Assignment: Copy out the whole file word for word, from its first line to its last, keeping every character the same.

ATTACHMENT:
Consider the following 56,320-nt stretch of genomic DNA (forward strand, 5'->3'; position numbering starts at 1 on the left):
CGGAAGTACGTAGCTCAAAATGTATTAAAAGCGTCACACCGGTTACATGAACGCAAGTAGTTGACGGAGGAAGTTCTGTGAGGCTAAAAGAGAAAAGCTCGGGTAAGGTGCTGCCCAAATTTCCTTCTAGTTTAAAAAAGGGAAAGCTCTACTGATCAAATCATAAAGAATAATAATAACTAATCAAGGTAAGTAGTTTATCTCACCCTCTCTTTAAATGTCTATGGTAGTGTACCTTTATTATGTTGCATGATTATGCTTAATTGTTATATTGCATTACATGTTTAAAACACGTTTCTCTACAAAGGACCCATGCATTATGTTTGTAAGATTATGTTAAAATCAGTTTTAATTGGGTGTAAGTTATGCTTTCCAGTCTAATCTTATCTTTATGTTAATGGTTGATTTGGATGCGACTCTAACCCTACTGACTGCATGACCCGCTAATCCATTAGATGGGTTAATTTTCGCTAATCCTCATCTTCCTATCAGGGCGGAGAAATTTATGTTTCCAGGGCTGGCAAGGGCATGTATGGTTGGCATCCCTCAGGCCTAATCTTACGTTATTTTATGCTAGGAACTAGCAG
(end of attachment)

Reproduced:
Consider the following 56,320-nt stretch of genomic DNA (forward strand, 5'->3'; position numbering starts at 1 on the left):
CGGAAGTACGTAGCTCAAAATGTATTAAAAGCGTCACACCGGTTACATGAACGCAAGTAGTTGACGGAGGAAGTTCTGTGAGGCTAAAAGAGAAAAGCTCGGGTAAGGTGCTGCCCAAATTTCCTTCTAGTTTAAAAAAGGGAAAGCTCTACTGATCAAATCATAAAGAATAATAATAACTAATCAAGGTAAGTAGTTTATCTCACCCTCTCTTTAAATGTCTATGGTAGTGTACCTTTATTATGTTGCATGATTATGCTTAATTGTTATATTGCATTACATGTTTAAAACACGTTTCTCTACAAAGGACCCATGCATTATGTTTGTAAGATTATGTTAAAATCAGTTTTAATTGGGTGTAAGTTATGCTTTCCAGTCTAATCTTATCTTTATGTTAATGGTTGATTTGGATGCGACTCTAACCCTACTGACTGCATGACCCGCTAATCCATTAGATGGGTTAATTTTCGCTAATCCTCATCTTCCTATCAGGGCGGAGAAATTTATGTTTCCAGGGCTGGCAAGGGCATGTATGGTTGGCATCCCTCAGGCCTAATCTTACGTTATTTTATGCTAGGAACTAGCAG